KIAWAH ISLAND, South Carolina (Reuters) - Rory McIlroy has returned to a Kiawah Island course that will be a far different beast at this week's PGA Championship than when he won there nine years ago.
The 2012 PGA Championship was held in the heat and humidity of August, but has since moved to the more appealing weather of late spring.
This week's forecast for bright sunshine, low humidity and a challenging breeze should provide a stern test of every facet of a player's game, and McIlroy for one is expecting nothing else.
"One of the biggest differences that I've noticed is it's not going to be as easy around the greens as it was last time," said the Northern Irishman, who shot 13 under par for an eight-stroke runaway victory in 2012.
"Last time (the rough around the greens was) really strong and dense and lush, so the ball would just sit right up on top and it was so easy to just get your lob wedge out, clip it, spin it. This year they're a little more bare."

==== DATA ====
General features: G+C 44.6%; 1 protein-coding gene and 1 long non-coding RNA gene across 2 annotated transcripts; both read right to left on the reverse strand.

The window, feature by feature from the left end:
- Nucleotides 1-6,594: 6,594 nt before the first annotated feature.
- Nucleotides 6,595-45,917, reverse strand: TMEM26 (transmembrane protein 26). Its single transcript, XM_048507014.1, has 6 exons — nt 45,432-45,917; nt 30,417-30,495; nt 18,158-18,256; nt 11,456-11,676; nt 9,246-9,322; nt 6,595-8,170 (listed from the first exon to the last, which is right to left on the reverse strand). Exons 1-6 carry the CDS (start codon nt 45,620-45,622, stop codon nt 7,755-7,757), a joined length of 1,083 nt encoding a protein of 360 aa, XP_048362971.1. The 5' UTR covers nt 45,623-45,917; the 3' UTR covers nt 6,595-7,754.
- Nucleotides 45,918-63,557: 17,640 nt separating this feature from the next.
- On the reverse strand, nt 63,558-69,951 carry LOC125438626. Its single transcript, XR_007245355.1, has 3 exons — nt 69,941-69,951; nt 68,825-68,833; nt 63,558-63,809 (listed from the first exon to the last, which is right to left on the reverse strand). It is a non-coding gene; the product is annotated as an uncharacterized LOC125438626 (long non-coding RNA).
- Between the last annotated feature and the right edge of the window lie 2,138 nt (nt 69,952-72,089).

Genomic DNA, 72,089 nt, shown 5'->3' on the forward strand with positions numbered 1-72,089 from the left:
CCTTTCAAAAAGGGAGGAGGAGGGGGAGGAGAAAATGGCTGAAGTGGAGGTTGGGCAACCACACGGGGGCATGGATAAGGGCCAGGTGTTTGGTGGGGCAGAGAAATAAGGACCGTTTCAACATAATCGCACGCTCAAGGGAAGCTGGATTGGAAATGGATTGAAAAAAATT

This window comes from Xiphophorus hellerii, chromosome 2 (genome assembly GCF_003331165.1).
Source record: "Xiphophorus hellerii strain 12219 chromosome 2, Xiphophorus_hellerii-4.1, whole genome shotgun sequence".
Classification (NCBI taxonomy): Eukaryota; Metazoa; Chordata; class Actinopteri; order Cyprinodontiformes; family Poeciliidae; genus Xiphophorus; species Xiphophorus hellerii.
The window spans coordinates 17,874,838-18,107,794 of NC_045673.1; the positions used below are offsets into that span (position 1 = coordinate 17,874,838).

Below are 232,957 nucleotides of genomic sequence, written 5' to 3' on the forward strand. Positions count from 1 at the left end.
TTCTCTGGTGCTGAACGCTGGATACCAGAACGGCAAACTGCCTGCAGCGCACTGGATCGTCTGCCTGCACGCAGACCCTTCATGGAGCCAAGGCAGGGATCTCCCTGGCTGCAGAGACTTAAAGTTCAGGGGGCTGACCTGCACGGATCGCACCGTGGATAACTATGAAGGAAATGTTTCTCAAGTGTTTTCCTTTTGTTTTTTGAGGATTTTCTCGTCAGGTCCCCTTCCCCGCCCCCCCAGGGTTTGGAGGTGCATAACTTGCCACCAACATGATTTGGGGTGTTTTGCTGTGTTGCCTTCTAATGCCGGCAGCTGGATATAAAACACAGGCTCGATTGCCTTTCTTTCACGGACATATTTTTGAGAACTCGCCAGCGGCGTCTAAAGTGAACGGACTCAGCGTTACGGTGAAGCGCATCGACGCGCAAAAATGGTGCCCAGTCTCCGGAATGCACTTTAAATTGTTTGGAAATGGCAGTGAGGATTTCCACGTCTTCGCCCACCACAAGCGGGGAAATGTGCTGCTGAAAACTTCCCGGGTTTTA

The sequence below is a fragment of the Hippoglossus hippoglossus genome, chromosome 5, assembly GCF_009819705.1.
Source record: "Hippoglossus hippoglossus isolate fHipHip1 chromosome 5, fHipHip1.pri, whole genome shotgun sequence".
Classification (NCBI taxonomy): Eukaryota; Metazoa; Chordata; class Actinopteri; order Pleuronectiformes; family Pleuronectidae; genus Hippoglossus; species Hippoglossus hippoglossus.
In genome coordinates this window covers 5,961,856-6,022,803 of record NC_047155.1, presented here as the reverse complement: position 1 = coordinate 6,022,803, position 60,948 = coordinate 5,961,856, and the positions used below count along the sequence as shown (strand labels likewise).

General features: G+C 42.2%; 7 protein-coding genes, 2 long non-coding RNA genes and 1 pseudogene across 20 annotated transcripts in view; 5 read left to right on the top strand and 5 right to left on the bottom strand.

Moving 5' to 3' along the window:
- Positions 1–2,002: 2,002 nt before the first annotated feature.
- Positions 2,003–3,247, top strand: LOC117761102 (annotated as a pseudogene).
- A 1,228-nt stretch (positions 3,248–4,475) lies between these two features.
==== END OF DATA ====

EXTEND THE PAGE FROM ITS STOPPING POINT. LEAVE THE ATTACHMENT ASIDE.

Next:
Seven years removed from the most recent of his four major titles, McIlroy missed the cut at last month's Masters, though he bounced back with a confidence-boosting win at the PGA Tour's Wells Fargo Championship in Charlotte two weeks ago.
"It was a great sort of validation that I'm working on the right things, but it was just a step in the process," McIlroy said of his latest win.
"I'm happy with where my game is, so I guess if I go out and play my game and do what I know that I can do, then I can see myself shooting good scores on this golf course.
"Whether that means I win or not, that's partly up to me, but that's partly on how the other 155 guys in the field play, as well."
As McIlroy fielded a final question about how it had felt in 2012 to capture what was his second major championship, fellow competitor Justin Thomas stood at the back of the interview area, awaiting his turn at the microphone.
Thomas has one major title, the 2017 PGA Championship, and McIlroy could not resist the temptation for a friendly dig at his rival.
"A lot of guys have won one major, but it's a big hurdle to get to the second," McIlroy said, prompting Thomas to crack up laughing as the American took the joke in good humour.
"It was good to get that monkey off my back. I definitely didn't want to be stuck on one for a long time."
(Reporting by Andrew Both; Editing by Toby Davis)